10 per cent is a big number in terms of day-to-day political choices, but small in relation to the belief that cheap energy is essential. And, as the post spells out, it’s an upper bound – the true cost is closer to 1 per cent.

    The rest of your comments are unsupported assertions, filled with question-begging phrases like “one has to acknowledge”.

  3. Alanna
    February 19th, 2009 at 23:03 | #3

    Adam says

    “Whatever one thinks about climate change and climate change policy, one has to acknowledge that global emissions reduction programmes are extremely unlikely to result in a suspension or prevention of climate change…..”
    Australia should devote its resources to adaptation and mitigation rather than a (symbolic) contribution to emissions reduction.”

    Adam – adaptation and mitigation is vague.

    Do you have any practical examples of devoting resources to adaptation or mitigation against climate change caused by global emissions?

    It would seem very practical to me to reduce global emissions and to set targets. We have been globally irresponsible but that is a poor excuse to do nothing at all. Some firms are not going to like it but if they have to be dragged kicking and screaming etc (in particular in Australia, the entire fossil fuel industry – you dont work for them do you?).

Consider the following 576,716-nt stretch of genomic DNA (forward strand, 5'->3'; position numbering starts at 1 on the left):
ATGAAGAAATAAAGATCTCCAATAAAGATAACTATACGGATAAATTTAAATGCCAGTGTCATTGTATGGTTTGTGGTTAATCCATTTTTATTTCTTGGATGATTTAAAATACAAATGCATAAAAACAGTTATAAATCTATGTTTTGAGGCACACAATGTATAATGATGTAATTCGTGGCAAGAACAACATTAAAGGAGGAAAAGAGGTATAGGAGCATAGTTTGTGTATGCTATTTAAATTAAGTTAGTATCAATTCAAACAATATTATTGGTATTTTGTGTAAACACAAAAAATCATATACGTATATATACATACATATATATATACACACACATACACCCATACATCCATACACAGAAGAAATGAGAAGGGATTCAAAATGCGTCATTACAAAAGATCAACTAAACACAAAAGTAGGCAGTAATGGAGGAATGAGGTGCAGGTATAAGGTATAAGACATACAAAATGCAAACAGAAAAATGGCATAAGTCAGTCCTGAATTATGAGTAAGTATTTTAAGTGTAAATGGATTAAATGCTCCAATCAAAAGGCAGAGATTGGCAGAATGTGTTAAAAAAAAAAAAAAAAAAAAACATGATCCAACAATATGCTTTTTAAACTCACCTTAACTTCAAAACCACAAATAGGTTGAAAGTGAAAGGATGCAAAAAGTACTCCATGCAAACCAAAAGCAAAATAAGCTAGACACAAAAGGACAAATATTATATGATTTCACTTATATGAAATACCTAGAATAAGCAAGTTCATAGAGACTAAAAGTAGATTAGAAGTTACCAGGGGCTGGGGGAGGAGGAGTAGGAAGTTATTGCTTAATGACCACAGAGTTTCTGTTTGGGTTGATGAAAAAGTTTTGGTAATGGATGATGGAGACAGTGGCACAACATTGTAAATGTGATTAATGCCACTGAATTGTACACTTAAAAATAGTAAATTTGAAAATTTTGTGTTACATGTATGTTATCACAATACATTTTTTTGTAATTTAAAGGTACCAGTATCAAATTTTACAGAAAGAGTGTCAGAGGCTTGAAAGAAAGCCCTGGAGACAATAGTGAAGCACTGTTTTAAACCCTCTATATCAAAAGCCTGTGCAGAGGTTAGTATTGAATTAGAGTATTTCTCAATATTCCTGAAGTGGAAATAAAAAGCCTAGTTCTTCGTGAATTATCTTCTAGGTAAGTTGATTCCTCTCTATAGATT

Many firms have the resources to innovate to reduce emissions now, they simply wont unless they are given disincentives to continue as free emitters. That is the nature of the beast.

  4. February 19th, 2009 at 23:05 | #4

    In truth, economists don’t agree on any policy issue except free trade, as academic surveys have repeatedly confirmed. It’s true that most agree on the misleading methodological assumptions that guide mainstream economics. Most economists are Keynesians. However, a common false understanding of how the economy works can still lead to different policy conclusions on climate change, given that the totalitarian central-planning impulse strikes everyone in a different way. Thus, economists will plug in a range of different misleading assumptions into their “scientific” models. By the time we figure out that their projections are bogus, of course, the costs will have eventuated.